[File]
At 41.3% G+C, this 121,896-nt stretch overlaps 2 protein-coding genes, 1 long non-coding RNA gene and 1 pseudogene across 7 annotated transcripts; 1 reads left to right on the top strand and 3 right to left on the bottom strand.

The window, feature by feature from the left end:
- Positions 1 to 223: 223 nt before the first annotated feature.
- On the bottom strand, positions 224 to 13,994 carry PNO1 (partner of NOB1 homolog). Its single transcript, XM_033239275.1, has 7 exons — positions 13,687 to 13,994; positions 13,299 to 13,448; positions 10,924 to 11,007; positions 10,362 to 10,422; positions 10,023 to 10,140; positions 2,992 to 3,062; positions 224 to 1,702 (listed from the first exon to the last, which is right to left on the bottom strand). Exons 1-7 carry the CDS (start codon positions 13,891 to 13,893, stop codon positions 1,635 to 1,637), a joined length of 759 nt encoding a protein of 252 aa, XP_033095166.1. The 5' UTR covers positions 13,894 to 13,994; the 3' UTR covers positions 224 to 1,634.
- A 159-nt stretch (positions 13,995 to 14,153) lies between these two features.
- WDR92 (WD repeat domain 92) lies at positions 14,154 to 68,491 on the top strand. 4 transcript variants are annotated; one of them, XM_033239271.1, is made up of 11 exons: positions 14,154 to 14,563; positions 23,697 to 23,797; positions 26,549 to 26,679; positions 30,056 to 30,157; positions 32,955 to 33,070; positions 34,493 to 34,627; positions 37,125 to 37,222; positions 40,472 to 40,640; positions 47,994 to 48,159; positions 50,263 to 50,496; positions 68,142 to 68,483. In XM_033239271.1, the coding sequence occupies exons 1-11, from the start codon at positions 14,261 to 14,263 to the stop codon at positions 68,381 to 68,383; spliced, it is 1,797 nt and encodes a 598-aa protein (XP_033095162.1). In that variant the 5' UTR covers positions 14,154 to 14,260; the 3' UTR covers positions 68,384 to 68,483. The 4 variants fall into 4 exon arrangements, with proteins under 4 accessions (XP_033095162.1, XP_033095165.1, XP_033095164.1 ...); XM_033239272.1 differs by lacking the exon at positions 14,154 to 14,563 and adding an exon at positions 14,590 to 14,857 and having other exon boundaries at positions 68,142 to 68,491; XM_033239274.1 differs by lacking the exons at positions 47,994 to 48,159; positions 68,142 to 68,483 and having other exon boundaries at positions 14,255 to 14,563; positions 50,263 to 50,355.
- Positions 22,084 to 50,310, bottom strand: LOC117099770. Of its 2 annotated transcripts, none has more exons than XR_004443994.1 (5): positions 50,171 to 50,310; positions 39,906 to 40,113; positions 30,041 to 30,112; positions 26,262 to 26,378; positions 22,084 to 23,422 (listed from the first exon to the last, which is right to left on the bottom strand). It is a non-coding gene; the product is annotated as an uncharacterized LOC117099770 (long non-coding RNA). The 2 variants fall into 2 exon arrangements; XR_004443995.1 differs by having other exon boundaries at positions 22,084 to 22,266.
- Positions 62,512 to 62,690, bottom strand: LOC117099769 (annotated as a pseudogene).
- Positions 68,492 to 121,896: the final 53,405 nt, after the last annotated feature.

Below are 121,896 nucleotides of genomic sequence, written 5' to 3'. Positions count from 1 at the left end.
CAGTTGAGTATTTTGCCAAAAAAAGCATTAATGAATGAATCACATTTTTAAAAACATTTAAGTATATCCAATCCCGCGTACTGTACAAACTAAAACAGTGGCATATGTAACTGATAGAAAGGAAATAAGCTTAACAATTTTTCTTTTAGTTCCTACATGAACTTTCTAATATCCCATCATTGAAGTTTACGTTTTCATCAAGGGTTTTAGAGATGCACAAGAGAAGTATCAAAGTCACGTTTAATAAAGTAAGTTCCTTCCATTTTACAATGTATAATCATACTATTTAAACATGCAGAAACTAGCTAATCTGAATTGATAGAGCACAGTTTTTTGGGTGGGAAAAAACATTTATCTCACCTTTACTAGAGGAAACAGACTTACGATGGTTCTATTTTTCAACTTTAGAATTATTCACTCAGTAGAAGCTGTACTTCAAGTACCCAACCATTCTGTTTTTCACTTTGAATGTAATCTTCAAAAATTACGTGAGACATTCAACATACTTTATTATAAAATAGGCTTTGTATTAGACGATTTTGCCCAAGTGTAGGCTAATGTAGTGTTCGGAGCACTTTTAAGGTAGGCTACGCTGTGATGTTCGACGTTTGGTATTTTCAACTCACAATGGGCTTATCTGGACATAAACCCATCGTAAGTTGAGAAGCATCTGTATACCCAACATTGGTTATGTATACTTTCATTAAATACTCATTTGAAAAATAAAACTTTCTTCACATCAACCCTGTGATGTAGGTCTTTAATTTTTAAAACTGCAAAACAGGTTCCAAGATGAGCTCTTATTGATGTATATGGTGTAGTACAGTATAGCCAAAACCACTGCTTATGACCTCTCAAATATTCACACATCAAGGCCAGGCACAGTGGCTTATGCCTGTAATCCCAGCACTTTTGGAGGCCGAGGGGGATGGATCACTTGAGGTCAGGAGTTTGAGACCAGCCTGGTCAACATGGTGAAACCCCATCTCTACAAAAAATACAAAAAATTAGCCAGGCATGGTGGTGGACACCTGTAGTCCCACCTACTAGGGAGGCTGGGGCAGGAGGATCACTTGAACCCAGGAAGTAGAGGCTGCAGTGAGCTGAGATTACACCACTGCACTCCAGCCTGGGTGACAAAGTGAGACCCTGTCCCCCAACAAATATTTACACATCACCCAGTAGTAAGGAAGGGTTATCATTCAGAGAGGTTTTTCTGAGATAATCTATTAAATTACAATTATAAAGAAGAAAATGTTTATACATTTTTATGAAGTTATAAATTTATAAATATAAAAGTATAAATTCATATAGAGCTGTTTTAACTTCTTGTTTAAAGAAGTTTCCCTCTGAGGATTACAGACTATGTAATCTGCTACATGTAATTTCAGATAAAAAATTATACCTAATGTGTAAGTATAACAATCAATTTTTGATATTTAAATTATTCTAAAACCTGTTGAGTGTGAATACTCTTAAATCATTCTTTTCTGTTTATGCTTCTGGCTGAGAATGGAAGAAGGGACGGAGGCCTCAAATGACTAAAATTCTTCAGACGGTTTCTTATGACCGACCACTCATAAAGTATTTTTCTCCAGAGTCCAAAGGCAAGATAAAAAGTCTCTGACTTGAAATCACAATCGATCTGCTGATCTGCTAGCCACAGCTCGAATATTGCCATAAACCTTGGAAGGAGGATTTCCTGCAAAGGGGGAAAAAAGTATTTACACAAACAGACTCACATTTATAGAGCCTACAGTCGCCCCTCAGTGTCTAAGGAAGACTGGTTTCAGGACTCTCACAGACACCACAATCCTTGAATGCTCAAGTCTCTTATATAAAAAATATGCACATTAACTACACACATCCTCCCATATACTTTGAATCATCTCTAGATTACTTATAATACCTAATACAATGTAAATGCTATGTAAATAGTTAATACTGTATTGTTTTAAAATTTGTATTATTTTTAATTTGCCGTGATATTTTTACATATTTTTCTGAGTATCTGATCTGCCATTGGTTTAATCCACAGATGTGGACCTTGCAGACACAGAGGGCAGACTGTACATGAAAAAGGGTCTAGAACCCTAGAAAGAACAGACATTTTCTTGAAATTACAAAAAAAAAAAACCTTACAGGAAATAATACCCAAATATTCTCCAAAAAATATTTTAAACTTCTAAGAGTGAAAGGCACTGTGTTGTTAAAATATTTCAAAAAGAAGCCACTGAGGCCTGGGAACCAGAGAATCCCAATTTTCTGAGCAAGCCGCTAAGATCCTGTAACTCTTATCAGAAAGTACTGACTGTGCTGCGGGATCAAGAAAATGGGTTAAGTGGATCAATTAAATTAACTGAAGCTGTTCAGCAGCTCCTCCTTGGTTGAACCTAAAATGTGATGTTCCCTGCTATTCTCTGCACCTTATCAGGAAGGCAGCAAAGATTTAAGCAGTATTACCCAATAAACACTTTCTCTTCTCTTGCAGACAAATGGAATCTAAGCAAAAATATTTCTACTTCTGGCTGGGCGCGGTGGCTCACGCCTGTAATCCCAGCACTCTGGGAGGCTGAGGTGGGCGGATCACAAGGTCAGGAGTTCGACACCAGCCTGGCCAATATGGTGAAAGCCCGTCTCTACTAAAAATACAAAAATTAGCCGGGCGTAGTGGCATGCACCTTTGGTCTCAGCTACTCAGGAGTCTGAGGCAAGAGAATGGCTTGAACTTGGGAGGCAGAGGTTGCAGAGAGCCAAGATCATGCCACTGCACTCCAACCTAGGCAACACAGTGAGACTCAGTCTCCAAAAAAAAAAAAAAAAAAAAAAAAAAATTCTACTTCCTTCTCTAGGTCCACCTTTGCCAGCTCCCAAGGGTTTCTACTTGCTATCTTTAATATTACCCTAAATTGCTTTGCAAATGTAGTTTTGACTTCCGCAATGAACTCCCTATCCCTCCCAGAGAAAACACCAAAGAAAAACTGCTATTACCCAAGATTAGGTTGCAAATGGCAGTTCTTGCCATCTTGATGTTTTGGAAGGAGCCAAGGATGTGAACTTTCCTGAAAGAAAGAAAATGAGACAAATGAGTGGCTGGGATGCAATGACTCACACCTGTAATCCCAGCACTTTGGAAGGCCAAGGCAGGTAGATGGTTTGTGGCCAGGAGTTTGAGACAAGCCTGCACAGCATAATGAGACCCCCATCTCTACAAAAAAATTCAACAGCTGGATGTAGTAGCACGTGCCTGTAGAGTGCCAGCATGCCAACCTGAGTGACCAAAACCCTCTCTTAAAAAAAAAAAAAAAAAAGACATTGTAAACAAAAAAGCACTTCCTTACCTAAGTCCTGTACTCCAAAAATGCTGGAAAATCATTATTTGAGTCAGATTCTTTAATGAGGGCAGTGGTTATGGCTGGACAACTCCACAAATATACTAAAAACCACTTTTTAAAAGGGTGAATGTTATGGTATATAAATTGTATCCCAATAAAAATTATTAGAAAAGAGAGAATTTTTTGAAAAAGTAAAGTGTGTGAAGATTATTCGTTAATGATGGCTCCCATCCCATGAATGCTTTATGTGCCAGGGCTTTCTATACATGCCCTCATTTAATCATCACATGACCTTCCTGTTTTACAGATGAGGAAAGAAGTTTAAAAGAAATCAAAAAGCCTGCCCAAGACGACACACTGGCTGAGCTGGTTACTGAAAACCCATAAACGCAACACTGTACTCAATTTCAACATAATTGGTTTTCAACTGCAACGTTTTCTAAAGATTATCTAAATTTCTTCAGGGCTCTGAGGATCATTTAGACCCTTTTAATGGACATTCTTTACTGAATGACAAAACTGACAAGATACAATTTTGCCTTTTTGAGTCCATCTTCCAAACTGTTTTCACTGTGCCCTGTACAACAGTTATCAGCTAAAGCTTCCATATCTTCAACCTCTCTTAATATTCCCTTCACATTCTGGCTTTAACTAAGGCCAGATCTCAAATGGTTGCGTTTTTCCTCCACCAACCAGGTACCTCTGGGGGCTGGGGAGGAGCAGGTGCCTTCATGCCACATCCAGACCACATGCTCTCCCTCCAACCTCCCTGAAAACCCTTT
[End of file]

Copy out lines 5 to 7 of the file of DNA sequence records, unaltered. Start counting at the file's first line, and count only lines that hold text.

- A 159-nt stretch (positions 13,995 to 14,153) lies between these two features.
- WDR92 (WD repeat domain 92) lies at positions 14,154 to 68,491 on the top strand. 4 transcript variants are annotated; one of them, XM_033239271.1, is made up of 11 exons: positions 14,154 to 14,563; positions 23,697 to 23,797; positions 26,549 to 26,679; positions 30,056 to 30,157; positions 32,955 to 33,070; positions 34,493 to 34,627; positions 37,125 to 37,222; positions 40,472 to 40,640; positions 47,994 to 48,159; positions 50,263 to 50,496; positions 68,142 to 68,483. In XM_033239271.1, the coding sequence occupies exons 1-11, from the start codon at positions 14,261 to 14,263 to the stop codon at positions 68,381 to 68,383; spliced, it is 1,797 nt and encodes a 598-aa protein (XP_033095162.1). In that variant the 5' UTR covers positions 14,154 to 14,260; the 3' UTR covers positions 68,384 to 68,483. The 4 variants fall into 4 exon arrangements, with proteins under 4 accessions (XP_033095162.1, XP_033095165.1, XP_033095164.1 ...); XM_033239272.1 differs by lacking the exon at positions 14,154 to 14,563 and adding an exon at positions 14,590 to 14,857 and having other exon boundaries at positions 68,142 to 68,491; XM_033239274.1 differs by lacking the exons at positions 47,994 to 48,159; positions 68,142 to 68,483 and having other exon boundaries at positions 14,255 to 14,563; positions 50,263 to 50,355.
- Positions 22,084 to 50,310, bottom strand: LOC117099770. Of its 2 annotated transcripts, none has more exons than XR_004443994.1 (5): positions 50,171 to 50,310; positions 39,906 to 40,113; positions 30,041 to 30,112; positions 26,262 to 26,378; positions 22,084 to 23,422 (listed from the first exon to the last, which is right to left on the bottom strand). It is a non-coding gene; the product is annotated as an uncharacterized LOC117099770 (long non-coding RNA). The 2 variants fall into 2 exon arrangements; XR_004443995.1 differs by having other exon boundaries at positions 22,084 to 22,266.